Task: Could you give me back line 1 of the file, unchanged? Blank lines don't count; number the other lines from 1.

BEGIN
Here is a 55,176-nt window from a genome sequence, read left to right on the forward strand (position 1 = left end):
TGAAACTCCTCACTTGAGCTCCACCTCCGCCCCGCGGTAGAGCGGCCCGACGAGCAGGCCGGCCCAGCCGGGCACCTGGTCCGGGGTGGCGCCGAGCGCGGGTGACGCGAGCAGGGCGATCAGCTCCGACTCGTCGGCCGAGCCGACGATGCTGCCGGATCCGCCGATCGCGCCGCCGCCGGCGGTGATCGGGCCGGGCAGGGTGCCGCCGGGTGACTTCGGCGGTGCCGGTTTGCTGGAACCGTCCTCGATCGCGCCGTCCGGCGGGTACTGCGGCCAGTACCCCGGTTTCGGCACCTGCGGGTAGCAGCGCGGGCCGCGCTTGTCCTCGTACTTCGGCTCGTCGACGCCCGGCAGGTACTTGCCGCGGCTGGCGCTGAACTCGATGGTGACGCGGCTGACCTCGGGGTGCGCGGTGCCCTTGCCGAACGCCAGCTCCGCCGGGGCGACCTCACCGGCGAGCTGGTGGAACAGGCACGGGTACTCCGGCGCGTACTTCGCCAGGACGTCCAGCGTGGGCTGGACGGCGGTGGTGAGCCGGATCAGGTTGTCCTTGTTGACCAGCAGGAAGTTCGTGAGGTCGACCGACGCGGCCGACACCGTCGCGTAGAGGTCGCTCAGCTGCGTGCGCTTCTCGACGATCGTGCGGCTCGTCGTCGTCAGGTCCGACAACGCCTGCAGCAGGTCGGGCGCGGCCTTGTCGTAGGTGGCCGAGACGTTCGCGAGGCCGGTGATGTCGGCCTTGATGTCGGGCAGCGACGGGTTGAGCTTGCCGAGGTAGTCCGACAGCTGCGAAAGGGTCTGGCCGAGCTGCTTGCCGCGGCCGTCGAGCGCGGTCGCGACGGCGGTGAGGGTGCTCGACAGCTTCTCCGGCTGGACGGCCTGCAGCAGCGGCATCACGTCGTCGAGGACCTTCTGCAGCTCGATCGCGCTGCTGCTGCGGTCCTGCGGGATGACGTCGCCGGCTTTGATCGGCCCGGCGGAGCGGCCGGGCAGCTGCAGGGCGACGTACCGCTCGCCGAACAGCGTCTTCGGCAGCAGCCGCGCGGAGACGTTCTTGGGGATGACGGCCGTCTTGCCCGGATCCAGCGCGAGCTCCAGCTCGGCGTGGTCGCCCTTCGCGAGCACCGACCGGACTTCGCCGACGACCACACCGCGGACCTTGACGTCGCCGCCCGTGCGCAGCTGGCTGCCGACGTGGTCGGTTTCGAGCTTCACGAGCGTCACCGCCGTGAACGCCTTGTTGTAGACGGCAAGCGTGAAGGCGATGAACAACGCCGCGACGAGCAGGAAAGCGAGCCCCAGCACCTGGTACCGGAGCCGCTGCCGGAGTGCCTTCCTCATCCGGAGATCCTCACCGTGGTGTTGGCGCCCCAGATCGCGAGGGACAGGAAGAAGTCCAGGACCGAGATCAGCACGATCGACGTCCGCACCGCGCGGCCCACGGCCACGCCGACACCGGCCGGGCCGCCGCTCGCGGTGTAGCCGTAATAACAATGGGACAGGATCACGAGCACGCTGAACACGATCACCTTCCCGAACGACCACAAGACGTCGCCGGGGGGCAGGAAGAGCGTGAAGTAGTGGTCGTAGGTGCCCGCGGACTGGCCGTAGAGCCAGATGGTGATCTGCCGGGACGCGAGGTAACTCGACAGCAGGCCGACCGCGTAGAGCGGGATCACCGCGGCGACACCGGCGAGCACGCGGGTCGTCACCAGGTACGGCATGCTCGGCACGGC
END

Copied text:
Here is a 55,176-nt window from a genome sequence, read left to right on the forward strand (position 1 = left end):